Available to interact with coders during Session 4 (March 27-31, 2017): Y

Estimated Coder-Hours and Capabilities Needed (by design reviewers)


Additional Business Requirements (by design reviewers)
Design Discussion (by design reviewers)
GregBeeley 02/05: Pulling a bit of design wisdom out of Tom's comments in the scoring section below: The X-
Audit header should always be sent, with a passed/failed indication in the header (instead of only sending it when
"passed"). The hex string value in the X-Audit header should consist of 64 bits of salt, plus the first 192 bits of the
sha-256 hash, and the salt should be included in the hashing of the configuration file (i.e., HMAC-SHA256 should
be used, with the configuration file as the key to the hash and the salt as the message content -- that may seem
backwards as the config is much larger than the salt, but it is exactly what HMAC is designed to do; we're using
the "secret" config, shared by browser and server, as the key to authenticate the salt, which is probably better called
a nonce rather than a salt).

For performance, the browser and server can pre-hash the configuration and use that hash as the key to HMAC
(HMAC internally hashes the key anyhow when the key is longer than the hash's blocksize). That saves a bit of
CPU time in not having to re-hash the entire config every time a request is issued and validated.

If the server chooses to, it can maintain a list of used salts and reject X-Audit headers re-using an already-used salt.
We could consider a counter here or a s/key or RKE style OTP system for generating salt (so the server could
prevent replay without maintaining a huge list), but that would require the browser to maintain state (and to do so
for each secured URL), something that would have to be carefully considered based on what happens when the
user re-installs the browser or logs in using a second device. I say this is a second go-around consideration.

GregBeeley 02/07: As I've thought about this some more, I think the counter idea is a good one, and the counter
and failed/passed should be included with the salt in the "message" for the HMAC computation. However, the
counter is a "phase two" thing here. If participants are really ambitious and want to know more about this option,
we can discuss it after project selection.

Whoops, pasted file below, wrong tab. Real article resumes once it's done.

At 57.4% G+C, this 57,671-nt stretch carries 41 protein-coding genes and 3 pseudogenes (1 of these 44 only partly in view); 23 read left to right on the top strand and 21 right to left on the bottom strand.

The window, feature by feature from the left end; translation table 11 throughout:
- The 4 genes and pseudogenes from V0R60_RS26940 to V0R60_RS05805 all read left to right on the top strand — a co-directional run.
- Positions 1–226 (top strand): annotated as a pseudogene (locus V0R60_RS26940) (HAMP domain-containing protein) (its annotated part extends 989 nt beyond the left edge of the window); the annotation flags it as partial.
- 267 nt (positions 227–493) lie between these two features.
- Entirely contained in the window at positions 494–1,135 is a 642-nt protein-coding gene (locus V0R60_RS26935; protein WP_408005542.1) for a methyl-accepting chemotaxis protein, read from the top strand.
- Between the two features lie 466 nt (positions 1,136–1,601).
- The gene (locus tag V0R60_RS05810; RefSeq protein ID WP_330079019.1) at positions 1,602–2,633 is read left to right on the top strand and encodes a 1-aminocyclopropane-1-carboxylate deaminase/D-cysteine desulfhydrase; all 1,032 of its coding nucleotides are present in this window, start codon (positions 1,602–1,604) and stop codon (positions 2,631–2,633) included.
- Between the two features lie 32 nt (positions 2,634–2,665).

Recommendation Level (0=worst, 10=best) and Thoughts


TimYoung 02/02 Rank 10 -- This is an awesome idea. Many security things foist a policy on someone. This is set
up so the organization can build their own policy and be able to enforce it. I suspect that after a number of
ICCMers use it, there might be some additions / changes. But it looks very configurable from a quick glance. Since
Greg already has knowledge about building plugins, I think a lot of the technological road-blocks have already
been figured out. It is a great, multi-organization project. If we make it, be sure it gets presented for TFM at the
next ICCM!

Tom Francis 02/02/2017. 9. My biggest concern is if the usefulness of the add-on will outlive its ability to do its
job. Chrome, e.g. has been restricting what add-ons canedit
Your dowas
about
other add-ons;
saved. I expect it won't be long before
add-ons cannot enumerate other add-ons. I would suggest the X-Audit header _always_ be sent to the "secured"
URLs, not just when everything is OK. That should prevent another add-on from masquerading as this one (so
long as this one is actually installed), since the server would receive the header twice, once indicating failure (from
this add-on), and once indicating success (from the fake). The server could then choose to just deny access. I'd also
recommend a random salt that is prefixed to the value, and truncate the hash (so someone would have to inspect
the add-on to determine it's not just a hash). That's a good deal more work for the server, but it allows future
expansion of using different configurations for different servers, and forces any masquerading to be done at the
browser level, and not by a man-in-the-middle, since the MiTM couldn't have access to the actual configuration. A
simplified version of the add-on which doesn't have "secured" URLs and doesn't send the special header could also
be generically useful, as I haven't found any generic add-on blacklists outside of some AV programs (which have
been heavily criticized for blocking the good stuff and letting the malware go unchecked).

GregBeeley 02/03/2017: Good thoughts, Tom, on the salt and on always emitting the X-Audit header. I had
assumed the browser would not emit the same header twice, but I did not test that. :) Verifying the salt/hash
shouldn't be a compute problem for the server (I wasn't considering an iterative hash here to try to further conceal
the config; that would be quite expensive to apply to every request).

DanDennison 02/05 Rank 10 I think this is a great idea. I too have similar concerns about the longer-term
usefulness of this, but it is a start. I think it should be an Extension so that it can change its icon to indicate all is
not well and cite the reason for it when clicked on. Strongly suggest recommending to the users to store client certs